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'I Have Been to the Darkest Corners of Government, and What They Fear is Light'

Glenn Greenwald on how the Snowden saga began.

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“I’m willing to do what I have to do to report this,” I said. The source -- whose name, place of employment, age, and all other attributes were still unknown to me -- asked if I would come to Hong Kong to meet him. I did not ask why he was there; I wanted to avoid appearing to be fishing for information and I assumed his situation was delicate. Whatever else was true, I knew that this person had resolved to carry out what the U.S. government would consider a very serious crime.

“Of course I’ll come to Hong Kong,” I said.

We spoke online that day for two hours, talking at length about his goal. I knew from the emails Laura had shown me that he felt compelled to tell the world about the massive spying apparatus the U.S. government was secretly building. But what did he hope to achieve?

“I want to spark a worldwide debate about privacy, Internet freedom, and the dangers of state surveillance,” he said. “I’m not afraid of what will happen to me. I’ve accepted that my life will likely be over from my doing this. I’m at peace with that. I know it’s the right thing to do.” He then said something startling: “I want to identify myself as the person behind these disclosures. I believe I have an obligation to explain why I’m doing this and what I hope to achieve.” He told me he had written a document that he wanted to post on the Internet when he outed himself as the source, a pro-privacy, anti-surveillance manifesto for people around the world to sign, showing that there was global support for protecting privacy.

“I only have one fear in doing all of this,” he said, which is “that people will see these documents and shrug, that they’ll say, ‘We assumed this was happening and don’t care.’ The only thing I’m worried about is that I’ll do all this to my life for nothing.”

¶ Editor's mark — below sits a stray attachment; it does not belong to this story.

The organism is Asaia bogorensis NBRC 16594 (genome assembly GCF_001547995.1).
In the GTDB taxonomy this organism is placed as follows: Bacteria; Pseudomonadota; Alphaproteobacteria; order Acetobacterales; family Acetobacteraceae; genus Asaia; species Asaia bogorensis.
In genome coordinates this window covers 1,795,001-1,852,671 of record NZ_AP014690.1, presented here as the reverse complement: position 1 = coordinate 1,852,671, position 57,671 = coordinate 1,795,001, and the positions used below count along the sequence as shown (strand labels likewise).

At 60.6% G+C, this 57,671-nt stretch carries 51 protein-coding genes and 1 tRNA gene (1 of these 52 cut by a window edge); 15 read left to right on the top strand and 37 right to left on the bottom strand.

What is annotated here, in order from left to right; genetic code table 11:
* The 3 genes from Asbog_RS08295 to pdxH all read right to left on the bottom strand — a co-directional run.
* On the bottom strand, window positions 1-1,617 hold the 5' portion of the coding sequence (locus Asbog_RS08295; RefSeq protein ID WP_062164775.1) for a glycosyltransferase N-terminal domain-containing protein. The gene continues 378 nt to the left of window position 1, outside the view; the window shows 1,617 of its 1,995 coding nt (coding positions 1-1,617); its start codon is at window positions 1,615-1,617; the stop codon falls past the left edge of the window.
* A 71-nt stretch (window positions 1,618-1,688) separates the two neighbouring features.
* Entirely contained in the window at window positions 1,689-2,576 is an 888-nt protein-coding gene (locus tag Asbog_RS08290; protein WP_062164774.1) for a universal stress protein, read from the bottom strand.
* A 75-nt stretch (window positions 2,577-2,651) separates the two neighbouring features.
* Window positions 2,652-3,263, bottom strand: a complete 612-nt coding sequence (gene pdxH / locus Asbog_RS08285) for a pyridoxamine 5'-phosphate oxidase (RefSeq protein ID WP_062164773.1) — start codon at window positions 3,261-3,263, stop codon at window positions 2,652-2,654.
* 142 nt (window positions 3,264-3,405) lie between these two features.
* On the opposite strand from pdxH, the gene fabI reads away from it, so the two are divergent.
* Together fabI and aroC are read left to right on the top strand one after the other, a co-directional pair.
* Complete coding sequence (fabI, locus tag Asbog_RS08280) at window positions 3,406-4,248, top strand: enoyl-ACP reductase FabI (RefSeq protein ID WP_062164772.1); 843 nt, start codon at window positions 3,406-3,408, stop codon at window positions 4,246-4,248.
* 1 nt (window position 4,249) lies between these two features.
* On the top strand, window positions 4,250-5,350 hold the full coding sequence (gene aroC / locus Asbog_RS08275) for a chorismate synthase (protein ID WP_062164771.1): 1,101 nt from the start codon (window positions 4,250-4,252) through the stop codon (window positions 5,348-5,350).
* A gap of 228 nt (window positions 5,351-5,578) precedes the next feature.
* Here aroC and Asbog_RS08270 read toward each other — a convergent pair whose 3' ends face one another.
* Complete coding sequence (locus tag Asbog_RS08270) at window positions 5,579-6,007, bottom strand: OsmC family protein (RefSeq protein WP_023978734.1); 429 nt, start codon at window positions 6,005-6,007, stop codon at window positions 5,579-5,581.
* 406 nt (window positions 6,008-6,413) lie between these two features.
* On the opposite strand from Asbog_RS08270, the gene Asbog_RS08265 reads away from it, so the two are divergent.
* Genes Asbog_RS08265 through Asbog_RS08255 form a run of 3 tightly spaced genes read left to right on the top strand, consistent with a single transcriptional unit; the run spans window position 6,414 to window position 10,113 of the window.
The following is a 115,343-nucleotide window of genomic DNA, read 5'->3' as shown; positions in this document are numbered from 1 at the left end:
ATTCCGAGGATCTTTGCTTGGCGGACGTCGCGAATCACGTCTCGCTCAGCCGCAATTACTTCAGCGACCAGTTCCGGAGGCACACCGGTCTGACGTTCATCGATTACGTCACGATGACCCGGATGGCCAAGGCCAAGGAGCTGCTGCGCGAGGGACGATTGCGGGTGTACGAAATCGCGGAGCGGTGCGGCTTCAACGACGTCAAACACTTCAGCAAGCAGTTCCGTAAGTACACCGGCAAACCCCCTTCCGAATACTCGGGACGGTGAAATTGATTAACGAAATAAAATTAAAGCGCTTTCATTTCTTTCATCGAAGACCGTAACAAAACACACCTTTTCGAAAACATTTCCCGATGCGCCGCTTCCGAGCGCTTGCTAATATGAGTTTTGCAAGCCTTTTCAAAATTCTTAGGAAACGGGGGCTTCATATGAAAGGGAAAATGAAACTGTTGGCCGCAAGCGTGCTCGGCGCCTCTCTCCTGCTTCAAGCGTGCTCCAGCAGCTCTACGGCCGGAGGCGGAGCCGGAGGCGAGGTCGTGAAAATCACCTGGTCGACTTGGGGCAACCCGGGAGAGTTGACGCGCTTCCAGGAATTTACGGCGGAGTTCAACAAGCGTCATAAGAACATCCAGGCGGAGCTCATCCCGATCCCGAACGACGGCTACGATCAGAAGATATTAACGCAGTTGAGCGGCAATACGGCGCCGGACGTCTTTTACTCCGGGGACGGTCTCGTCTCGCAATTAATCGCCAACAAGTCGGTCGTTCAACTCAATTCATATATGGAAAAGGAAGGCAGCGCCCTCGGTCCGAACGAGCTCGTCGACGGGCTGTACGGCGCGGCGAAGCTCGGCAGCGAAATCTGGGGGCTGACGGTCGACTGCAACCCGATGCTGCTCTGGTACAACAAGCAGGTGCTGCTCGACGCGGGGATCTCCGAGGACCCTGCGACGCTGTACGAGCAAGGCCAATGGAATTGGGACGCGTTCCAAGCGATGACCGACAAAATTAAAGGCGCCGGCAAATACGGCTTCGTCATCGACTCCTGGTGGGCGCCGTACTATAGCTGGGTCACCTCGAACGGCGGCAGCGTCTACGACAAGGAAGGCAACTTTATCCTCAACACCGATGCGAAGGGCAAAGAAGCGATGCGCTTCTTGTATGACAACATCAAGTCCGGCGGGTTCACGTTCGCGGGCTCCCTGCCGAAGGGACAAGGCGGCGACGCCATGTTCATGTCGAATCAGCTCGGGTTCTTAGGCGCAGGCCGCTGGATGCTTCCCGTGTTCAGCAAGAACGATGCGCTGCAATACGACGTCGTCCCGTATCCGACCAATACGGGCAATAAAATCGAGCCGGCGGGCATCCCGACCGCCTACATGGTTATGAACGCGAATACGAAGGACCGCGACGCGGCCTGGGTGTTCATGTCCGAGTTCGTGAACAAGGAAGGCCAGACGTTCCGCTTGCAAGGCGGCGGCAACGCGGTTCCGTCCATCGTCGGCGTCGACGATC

“I seriously doubt that will happen,” I assured him, but I wasn’t convinced I really believed that. I knew from my years of writing about NSA abuses that it can be hard to generate serious concern about secret state surveillance.

This felt different, but before I took off for Hong Kong, I wanted to see some documents so that I understood the types of disclosures the source was prepared to make.

I then spent a couple of days online as the source walked me through, step by step, how to install and use the programs I would need to see the documents.  

I kept apologizing for my lack of proficiency, for having to take hours of his time to teach me the most basic aspects of secure communication. “No worries,” he said, “most of this makes little sense. And I have a lot of free time right now.”

Once the programs were all in place, I received a file containing roughly twenty-five documents: “Just a very small taste: the tip of the tip of the iceberg,” he tantalizingly explained.

I unzipped the file, saw the list of documents, and randomly clicked on one of them. At the top of the page in red letters, a code appeared: “TOP SECRET//COMINT/NO FORN/.”

This meant the document had been legally designated top secret, pertained to communications intelligence (COMINT), and was not for distribution to foreign nationals, including international organizations or coalition partners (NO FORN). There it was with incontrovertible clarity: a highly confidential communication from the NSA, one of the most secretive agencies in the world’s most powerful government. Nothing of this significance had ever been leaked from the NSA, not in all the six-decade history of the agency. I now had a couple dozen such items in my possession. And the person I had spent hours chatting with over the last two days had many, many more to give me.

 
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